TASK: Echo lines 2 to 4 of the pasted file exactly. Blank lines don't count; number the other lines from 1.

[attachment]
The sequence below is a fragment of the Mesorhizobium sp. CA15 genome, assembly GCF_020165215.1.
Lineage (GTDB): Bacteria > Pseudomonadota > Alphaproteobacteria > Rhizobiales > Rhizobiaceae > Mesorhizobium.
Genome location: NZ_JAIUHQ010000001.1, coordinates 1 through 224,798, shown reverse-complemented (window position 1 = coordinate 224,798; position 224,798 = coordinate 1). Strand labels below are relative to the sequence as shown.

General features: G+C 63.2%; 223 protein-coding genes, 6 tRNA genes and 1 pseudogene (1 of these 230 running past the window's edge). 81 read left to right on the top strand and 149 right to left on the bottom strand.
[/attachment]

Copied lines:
Lineage (GTDB): Bacteria > Pseudomonadota > Alphaproteobacteria > Rhizobiales > Rhizobiaceae > Mesorhizobium.
Genome location: NZ_JAIUHQ010000001.1, coordinates 1 through 224,798, shown reverse-complemented (window position 1 = coordinate 224,798; position 224,798 = coordinate 1). Strand labels below are relative to the sequence as shown.

General features: G+C 63.2%; 223 protein-coding genes, 6 tRNA genes and 1 pseudogene (1 of these 230 running past the window's edge). 81 read left to right on the top strand and 149 right to left on the bottom strand.